Verse > Anthologies > The World’s Best Poetry > Vol. III. Sorrow and Consolation
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Bliss Carman, et al., eds.  The World’s Best Poetry.
Volume III. Sorrow and Consolation.  1904.
 
II. Parting and Absence
Good-bye
Anonymous
 
“FAREWELL! farewell!” is often heard
  From the lips of those who part:
’T is a whispered tone,—’t is a gentle word,
  But it springs not from the heart.
It may serve for the lover’s closing lay,        5
  To be sung ’neath a summer sky;
But give to me the lips that say
  The honest words, “Good-bye!”
 
“Adieu! adieu!” may greet the ear,
  In the guise of courtly speech:        10
But when we leave the kind and dear,
  ’T is not what the soul would teach.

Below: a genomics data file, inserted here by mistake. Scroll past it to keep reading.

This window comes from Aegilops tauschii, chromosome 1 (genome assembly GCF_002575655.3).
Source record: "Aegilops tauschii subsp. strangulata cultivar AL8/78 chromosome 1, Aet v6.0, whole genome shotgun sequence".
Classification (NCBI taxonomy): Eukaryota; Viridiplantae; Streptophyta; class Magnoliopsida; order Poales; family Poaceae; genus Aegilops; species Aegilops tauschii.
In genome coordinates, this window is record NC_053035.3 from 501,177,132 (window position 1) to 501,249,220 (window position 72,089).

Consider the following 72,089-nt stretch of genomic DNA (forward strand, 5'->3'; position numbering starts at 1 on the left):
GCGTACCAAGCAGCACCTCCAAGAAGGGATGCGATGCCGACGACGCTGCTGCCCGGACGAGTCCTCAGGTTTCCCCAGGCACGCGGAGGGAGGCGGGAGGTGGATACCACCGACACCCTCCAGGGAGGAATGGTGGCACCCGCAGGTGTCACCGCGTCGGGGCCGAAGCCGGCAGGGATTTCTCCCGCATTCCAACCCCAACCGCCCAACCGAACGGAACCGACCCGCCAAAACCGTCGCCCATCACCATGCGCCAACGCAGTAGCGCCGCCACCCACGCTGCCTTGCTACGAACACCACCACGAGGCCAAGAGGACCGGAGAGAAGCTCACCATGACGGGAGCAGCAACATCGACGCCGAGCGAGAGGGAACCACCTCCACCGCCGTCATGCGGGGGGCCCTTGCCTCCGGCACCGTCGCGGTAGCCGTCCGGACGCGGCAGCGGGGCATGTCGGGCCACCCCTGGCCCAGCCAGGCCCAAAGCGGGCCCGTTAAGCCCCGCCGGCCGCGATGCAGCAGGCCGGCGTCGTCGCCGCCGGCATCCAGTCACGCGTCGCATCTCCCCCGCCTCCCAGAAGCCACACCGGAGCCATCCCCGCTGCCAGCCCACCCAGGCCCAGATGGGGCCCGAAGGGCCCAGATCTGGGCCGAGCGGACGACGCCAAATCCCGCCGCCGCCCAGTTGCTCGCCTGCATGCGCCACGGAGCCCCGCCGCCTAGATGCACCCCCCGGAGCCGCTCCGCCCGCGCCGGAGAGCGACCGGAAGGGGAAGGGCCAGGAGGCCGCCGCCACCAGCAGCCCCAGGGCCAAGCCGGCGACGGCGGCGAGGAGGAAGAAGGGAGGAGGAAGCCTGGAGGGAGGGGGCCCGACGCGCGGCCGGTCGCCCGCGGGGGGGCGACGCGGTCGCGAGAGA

Whene’er we grasp the hands of those
  We would have forever nigh,
The flame of Friendship bursts and glows        15
  In the warm, frank words, “Good-bye.”
 
The mother, sending forth her child
  To meet with cares and strife,
Breathes through her tears her doubts and fears
  For the loved one’s future life.        20
No cold “adieu,” no “farewell,” lives
  Within her choking sigh,
But the deepest sob of anguish gives,
  “God bless thee, boy! Good-bye!”
 
Go, watch the pale and dying one,        25
  When the glance hast lost its beam;
When the brow is cold as the marble stone,
  And the world a passing dream;
And the latest pressure of the hand,
  The look of the closing eye,        30
Yield what the heart must understand,
  A long, a last Good-bye.
 
 
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